Diabetes Drug Invokana Must Warn Patients About Increased Risk Of Foot, Leg Amputation

Image courtesy of Charles Williams

A new class of diabetes medicines is heavily advertised on TV and shows great promise in getting patients’ blood sugar levels down, but a safety announcement from the Food and Drug Administration warns that one of the drugs, Johnson & Johnson’s Invokana, doubles those patients’ chance of needing parts of their legs or feet amputated.

People with diabetes are already at risk of having lower limbs amputated because of circulatory and nerve damage that the disease does over time. However, in two clinical trials of the drug canagliflozin, marketed as Invokana, Invokamet, and Invokamet XR, patients taking the drug were twice as likely to need amputations.

Most of the amputations were of toes or the middle of the foot, but some patients needed their entire foot or leg removed, sometimes even above the knee.

The two studies lasted a year. In one, which had 4,330 patients enrolled, 5.9 out of 1,000 patients treated with the drug needed amputations, compared to 2.8 out of 1,000 patients receiving a placebo. In the other, which enrolled 5,814 patients, 7.5 out of 1,000 patients receiving canagliflozin had a foot or leg amputation that year, compared to 4.2 out of 1,000 of the patients receiving a placebo.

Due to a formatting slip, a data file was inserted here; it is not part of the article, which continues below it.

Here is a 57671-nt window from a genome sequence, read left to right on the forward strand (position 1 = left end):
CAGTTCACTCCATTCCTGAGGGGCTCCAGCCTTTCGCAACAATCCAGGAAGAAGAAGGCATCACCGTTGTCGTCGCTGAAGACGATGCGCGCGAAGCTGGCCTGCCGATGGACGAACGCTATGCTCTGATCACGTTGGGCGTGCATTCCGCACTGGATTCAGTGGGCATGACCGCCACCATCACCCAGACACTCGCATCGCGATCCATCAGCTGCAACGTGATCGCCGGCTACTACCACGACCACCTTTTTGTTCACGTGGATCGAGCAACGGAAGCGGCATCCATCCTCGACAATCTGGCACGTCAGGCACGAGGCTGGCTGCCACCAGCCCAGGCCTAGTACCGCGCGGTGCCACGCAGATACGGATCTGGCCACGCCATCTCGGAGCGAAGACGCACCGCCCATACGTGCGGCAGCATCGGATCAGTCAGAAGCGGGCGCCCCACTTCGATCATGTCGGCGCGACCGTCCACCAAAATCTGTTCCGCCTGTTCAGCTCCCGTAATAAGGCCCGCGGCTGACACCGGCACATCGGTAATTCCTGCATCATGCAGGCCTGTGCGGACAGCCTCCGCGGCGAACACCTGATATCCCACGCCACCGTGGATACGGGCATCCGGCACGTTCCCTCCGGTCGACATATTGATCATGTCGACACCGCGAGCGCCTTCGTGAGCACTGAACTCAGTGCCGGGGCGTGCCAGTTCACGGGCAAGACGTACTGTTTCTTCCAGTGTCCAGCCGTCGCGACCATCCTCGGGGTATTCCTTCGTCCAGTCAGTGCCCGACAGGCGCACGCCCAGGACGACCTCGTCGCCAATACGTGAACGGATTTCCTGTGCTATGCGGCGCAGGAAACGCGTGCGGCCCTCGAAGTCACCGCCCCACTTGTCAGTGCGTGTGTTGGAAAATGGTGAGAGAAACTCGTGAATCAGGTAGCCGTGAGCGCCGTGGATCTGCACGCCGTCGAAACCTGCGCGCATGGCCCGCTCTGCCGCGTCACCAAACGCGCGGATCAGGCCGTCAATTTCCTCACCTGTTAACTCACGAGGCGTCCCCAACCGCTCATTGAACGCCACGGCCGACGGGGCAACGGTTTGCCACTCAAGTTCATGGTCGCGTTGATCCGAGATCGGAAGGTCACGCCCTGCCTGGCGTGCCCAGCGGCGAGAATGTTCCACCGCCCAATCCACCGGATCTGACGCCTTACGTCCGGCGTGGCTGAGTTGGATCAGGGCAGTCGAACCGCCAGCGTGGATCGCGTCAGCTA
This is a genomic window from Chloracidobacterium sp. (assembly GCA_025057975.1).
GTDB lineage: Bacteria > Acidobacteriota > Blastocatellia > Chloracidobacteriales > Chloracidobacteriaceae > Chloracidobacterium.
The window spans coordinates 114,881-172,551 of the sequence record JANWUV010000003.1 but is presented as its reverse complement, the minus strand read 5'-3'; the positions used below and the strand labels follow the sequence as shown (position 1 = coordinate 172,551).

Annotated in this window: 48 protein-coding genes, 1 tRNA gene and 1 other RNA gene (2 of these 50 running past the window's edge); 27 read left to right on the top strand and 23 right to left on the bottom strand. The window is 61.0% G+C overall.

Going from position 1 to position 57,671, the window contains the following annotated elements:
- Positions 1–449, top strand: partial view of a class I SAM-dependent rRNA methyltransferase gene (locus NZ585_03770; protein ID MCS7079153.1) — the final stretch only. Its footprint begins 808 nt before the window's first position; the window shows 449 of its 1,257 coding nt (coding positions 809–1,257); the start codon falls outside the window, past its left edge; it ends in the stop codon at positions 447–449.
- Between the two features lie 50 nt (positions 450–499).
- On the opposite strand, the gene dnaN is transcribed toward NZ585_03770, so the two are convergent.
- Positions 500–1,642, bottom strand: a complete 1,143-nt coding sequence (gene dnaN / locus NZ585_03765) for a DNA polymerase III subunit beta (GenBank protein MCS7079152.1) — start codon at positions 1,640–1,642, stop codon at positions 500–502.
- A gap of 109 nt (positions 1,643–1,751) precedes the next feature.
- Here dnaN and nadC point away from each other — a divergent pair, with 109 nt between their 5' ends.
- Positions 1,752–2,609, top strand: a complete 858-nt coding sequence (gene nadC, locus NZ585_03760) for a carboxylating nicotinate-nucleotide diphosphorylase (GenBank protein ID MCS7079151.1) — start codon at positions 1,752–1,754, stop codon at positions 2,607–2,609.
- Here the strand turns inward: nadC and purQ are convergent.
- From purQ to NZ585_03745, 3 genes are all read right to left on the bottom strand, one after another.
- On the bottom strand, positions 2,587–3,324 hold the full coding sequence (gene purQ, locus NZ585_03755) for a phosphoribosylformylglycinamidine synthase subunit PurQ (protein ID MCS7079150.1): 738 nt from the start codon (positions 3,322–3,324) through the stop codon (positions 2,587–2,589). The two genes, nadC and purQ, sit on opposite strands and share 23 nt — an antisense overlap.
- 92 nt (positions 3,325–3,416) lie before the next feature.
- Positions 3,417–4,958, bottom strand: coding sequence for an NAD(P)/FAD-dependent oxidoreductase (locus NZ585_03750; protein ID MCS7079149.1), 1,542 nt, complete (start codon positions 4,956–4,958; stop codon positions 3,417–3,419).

Due to these results, the FDA will require new warnings on Invokana, including the attention-getting boxed warning. It will alert patients to be watchful and notify health care providers about ulcers, infections, or any new pain or tenderness in their legs and feet.

Physicians will be warned to consider an individual patient’s risk when deciding whether to prescribe the medication, including their past foot or toe amputations and history of diabetic ulcers, vascular disease, or nerve damage.

Discovering serious risks from taking a drug after it’s been on the market isn’t unusual: A recent study shows that one-third of medications have new risks discovered after they’ve already been on the market.

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